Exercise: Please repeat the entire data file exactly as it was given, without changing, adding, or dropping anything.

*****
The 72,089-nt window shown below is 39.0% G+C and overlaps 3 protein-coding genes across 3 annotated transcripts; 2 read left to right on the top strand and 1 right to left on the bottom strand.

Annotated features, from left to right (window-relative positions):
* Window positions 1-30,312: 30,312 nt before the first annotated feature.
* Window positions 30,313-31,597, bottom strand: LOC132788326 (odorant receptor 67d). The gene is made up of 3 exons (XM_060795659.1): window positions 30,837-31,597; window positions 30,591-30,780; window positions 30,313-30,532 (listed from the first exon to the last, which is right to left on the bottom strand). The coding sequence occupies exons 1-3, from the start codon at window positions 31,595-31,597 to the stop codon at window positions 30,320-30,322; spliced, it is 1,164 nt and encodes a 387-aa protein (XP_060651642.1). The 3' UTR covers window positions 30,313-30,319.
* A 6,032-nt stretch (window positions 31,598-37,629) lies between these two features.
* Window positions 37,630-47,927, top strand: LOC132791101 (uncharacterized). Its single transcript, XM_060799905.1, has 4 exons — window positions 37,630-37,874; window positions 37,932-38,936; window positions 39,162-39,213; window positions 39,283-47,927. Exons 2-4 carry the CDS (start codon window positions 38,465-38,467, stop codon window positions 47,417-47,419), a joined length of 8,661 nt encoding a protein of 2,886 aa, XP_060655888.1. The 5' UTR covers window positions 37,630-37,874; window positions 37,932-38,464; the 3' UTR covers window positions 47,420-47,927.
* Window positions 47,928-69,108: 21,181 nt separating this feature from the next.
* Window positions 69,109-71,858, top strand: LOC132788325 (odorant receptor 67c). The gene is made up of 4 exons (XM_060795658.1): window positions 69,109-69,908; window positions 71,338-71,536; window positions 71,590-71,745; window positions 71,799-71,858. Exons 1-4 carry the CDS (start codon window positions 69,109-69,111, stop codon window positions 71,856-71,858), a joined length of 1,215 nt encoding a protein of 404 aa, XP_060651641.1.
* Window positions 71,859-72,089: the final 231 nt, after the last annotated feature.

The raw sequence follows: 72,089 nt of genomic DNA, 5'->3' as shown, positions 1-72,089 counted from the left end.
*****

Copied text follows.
The 72,089-nt window shown below is 39.0% G+C and overlaps 3 protein-coding genes across 3 annotated transcripts; 2 read left to right on the top strand and 1 right to left on the bottom strand.

Annotated features, from left to right (window-relative positions):
* Window positions 1-30,312: 30,312 nt before the first annotated feature.
* Window positions 30,313-31,597, bottom strand: LOC132788326 (odorant receptor 67d). The gene is made up of 3 exons (XM_060795659.1): window positions 30,837-31,597; window positions 30,591-30,780; window positions 30,313-30,532 (listed from the first exon to the last, which is right to left on the bottom strand). The coding sequence occupies exons 1-3, from the start codon at window positions 31,595-31,597 to the stop codon at window positions 30,320-30,322; spliced, it is 1,164 nt and encodes a 387-aa protein (XP_060651642.1). The 3' UTR covers window positions 30,313-30,319.
* A 6,032-nt stretch (window positions 31,598-37,629) lies between these two features.
* Window positions 37,630-47,927, top strand: LOC132791101 (uncharacterized). Its single transcript, XM_060799905.1, has 4 exons — window positions 37,630-37,874; window positions 37,932-38,936; window positions 39,162-39,213; window positions 39,283-47,927. Exons 2-4 carry the CDS (start codon window positions 38,465-38,467, stop codon window positions 47,417-47,419), a joined length of 8,661 nt encoding a protein of 2,886 aa, XP_060655888.1. The 5' UTR covers window positions 37,630-37,874; window positions 37,932-38,464; the 3' UTR covers window positions 47,420-47,927.
* Window positions 47,928-69,108: 21,181 nt separating this feature from the next.
* Window positions 69,109-71,858, top strand: LOC132788325 (odorant receptor 67c). The gene is made up of 4 exons (XM_060795658.1): window positions 69,109-69,908; window positions 71,338-71,536; window positions 71,590-71,745; window positions 71,799-71,858. Exons 1-4 carry the CDS (start codon window positions 69,109-69,111, stop codon window positions 71,856-71,858), a joined length of 1,215 nt encoding a protein of 404 aa, XP_060651641.1.
* Window positions 71,859-72,089: the final 231 nt, after the last annotated feature.

The raw sequence follows: 72,089 nt of genomic DNA, 5'->3' as shown, positions 1-72,089 counted from the left end.